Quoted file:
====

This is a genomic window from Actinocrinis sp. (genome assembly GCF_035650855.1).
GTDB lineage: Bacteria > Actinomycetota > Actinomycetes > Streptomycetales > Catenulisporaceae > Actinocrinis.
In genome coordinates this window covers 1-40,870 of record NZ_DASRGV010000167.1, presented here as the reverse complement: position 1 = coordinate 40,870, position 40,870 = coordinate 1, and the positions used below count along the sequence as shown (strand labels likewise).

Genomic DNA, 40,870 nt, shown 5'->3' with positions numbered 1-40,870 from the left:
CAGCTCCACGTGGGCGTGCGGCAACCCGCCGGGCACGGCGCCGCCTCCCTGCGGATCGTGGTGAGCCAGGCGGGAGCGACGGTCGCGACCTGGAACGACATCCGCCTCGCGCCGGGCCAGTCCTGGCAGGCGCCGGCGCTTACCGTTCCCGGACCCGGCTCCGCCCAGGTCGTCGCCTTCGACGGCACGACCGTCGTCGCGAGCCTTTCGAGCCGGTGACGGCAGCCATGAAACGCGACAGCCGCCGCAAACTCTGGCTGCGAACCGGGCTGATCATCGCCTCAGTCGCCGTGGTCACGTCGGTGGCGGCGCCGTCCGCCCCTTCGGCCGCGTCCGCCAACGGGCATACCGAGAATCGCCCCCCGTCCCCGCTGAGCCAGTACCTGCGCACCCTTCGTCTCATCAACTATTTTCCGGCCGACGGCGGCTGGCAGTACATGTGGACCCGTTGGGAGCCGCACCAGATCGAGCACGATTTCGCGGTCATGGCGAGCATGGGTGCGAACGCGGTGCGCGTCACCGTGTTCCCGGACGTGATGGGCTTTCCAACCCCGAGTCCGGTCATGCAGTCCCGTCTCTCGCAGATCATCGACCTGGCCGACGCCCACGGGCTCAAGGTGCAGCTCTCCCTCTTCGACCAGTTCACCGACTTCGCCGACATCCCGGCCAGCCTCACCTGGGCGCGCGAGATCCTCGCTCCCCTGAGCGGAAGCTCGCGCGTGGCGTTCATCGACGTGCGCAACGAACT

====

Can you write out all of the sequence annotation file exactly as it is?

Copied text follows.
This is a genomic window from Actinocrinis sp. (genome assembly GCF_035650855.1).
GTDB lineage: Bacteria > Actinomycetota > Actinomycetes > Streptomycetales > Catenulisporaceae > Actinocrinis.
In genome coordinates this window covers 1-40,870 of record NZ_DASRGV010000167.1, presented here as the reverse complement: position 1 = coordinate 40,870, position 40,870 = coordinate 1, and the positions used below count along the sequence as shown (strand labels likewise).

Genomic DNA, 40,870 nt, shown 5'->3' with positions numbered 1-40,870 from the left:
CAGCTCCACGTGGGCGTGCGGCAACCCGCCGGGCACGGCGCCGCCTCCCTGCGGATCGTGGTGAGCCAGGCGGGAGCGACGGTCGCGACCTGGAACGACATCCGCCTCGCGCCGGGCCAGTCCTGGCAGGCGCCGGCGCTTACCGTTCCCGGACCCGGCTCCGCCCAGGTCGTCGCCTTCGACGGCACGACCGTCGTCGCGAGCCTTTCGAGCCGGTGACGGCAGCCATGAAACGCGACAGCCGCCGCAAACTCTGGCTGCGAACCGGGCTGATCATCGCCTCAGTCGCCGTGGTCACGTCGGTGGCGGCGCCGTCCGCCCCTTCGGCCGCGTCCGCCAACGGGCATACCGAGAATCGCCCCCCGTCCCCGCTGAGCCAGTACCTGCGCACCCTTCGTCTCATCAACTATTTTCCGGCCGACGGCGGCTGGCAGTACATGTGGACCCGTTGGGAGCCGCACCAGATCGAGCACGATTTCGCGGTCATGGCGAGCATGGGTGCGAACGCGGTGCGCGTCACCGTGTTCCCGGACGTGATGGGCTTTCCAACCCCGAGTCCGGTCATGCAGTCCCGTCTCTCGCAGATCATCGACCTGGCCGACGCCCACGGGCTCAAGGTGCAGCTCTCCCTCTTCGACCAGTTCACCGACTTCGCCGACATCCCGGCCAGCCTCACCTGGGCGCGCGAGATCCTCGCTCCCCTGAGCGGAAGCTCGCGCGTGGCGTTCATCGACGTGCGCAACGAACT